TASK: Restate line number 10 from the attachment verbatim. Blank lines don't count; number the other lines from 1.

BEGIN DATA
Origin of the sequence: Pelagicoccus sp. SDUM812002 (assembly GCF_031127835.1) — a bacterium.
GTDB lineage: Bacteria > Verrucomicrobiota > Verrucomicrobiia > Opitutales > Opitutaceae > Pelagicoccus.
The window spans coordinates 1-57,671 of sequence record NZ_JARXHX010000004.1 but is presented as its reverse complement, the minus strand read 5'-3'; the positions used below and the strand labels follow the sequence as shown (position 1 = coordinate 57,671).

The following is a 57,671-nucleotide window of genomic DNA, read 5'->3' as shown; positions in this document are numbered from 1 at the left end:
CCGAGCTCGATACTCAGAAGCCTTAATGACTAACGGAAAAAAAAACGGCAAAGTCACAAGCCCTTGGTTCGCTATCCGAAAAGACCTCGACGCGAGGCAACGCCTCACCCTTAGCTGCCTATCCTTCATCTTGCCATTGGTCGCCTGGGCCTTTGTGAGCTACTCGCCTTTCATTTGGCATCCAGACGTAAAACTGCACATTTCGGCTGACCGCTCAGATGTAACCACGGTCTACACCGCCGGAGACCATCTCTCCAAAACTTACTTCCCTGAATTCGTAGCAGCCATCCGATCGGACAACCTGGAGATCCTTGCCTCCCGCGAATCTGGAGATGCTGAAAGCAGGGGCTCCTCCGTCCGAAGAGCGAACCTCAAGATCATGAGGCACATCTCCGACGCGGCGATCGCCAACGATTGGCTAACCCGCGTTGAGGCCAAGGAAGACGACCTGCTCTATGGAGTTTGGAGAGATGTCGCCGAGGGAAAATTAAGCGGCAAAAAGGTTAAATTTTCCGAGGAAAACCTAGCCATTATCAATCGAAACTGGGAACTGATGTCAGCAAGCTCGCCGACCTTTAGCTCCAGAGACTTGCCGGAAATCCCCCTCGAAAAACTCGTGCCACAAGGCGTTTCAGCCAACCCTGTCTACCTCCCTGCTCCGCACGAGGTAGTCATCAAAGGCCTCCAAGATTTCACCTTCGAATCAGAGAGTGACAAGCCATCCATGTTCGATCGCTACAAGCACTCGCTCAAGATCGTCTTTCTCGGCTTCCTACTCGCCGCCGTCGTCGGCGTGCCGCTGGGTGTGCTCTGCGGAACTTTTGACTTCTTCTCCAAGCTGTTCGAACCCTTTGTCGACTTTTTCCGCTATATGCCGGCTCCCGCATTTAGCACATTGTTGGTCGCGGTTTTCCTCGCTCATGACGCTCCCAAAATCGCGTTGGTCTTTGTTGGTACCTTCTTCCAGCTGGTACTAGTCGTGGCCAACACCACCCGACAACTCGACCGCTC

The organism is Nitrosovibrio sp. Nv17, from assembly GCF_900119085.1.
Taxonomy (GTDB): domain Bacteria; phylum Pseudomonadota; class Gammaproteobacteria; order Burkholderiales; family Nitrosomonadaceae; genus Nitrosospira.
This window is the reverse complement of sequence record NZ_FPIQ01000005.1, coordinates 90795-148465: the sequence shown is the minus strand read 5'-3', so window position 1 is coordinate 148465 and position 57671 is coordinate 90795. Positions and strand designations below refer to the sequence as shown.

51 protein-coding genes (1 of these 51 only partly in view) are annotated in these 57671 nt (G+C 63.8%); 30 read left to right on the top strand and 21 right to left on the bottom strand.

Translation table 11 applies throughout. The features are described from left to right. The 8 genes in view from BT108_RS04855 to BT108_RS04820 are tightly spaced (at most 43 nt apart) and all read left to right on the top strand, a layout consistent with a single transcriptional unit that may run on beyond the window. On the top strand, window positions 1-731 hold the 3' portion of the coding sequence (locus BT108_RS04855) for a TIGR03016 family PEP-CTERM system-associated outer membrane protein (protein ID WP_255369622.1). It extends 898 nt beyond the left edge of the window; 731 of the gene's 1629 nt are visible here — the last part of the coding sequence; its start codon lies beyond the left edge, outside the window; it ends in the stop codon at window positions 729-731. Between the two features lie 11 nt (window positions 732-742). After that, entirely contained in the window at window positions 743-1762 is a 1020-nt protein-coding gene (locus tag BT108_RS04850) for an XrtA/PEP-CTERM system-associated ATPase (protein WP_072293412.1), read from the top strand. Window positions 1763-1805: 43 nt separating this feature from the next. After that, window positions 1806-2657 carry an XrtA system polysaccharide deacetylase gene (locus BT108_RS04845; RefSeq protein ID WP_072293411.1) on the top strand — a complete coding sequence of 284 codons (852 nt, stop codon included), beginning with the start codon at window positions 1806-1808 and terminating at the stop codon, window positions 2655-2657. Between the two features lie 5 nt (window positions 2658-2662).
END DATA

Translation table 11 applies throughout. The features are described from left to right. The 8 genes in view from BT108_RS04855 to BT108_RS04820 are tightly spaced (at most 43 nt apart) and all read left to right on the top strand, a layout consistent with a single transcriptional unit that may run on beyond the window. On the top strand, window positions 1-731 hold the 3' portion of the coding sequence (locus BT108_RS04855) for a TIGR03016 family PEP-CTERM system-associated outer membrane protein (protein ID WP_255369622.1). It extends 898 nt beyond the left edge of the window; 731 of the gene's 1629 nt are visible here — the last part of the coding sequence; its start codon lies beyond the left edge, outside the window; it ends in the stop codon at window positions 729-731. Between the two features lie 11 nt (window positions 732-742). After that, entirely contained in the window at window positions 743-1762 is a 1020-nt protein-coding gene (locus tag BT108_RS04850) for an XrtA/PEP-CTERM system-associated ATPase (protein WP_072293412.1), read from the top strand. Window positions 1763-1805: 43 nt separating this feature from the next. After that, window positions 1806-2657 carry an XrtA system polysaccharide deacetylase gene (locus BT108_RS04845; RefSeq protein ID WP_072293411.1) on the top strand — a complete coding sequence of 284 codons (852 nt, stop codon included), beginning with the start codon at window positions 1806-1808 and terminating at the stop codon, window positions 2655-2657. Between the two features lie 5 nt (window positions 2658-2662).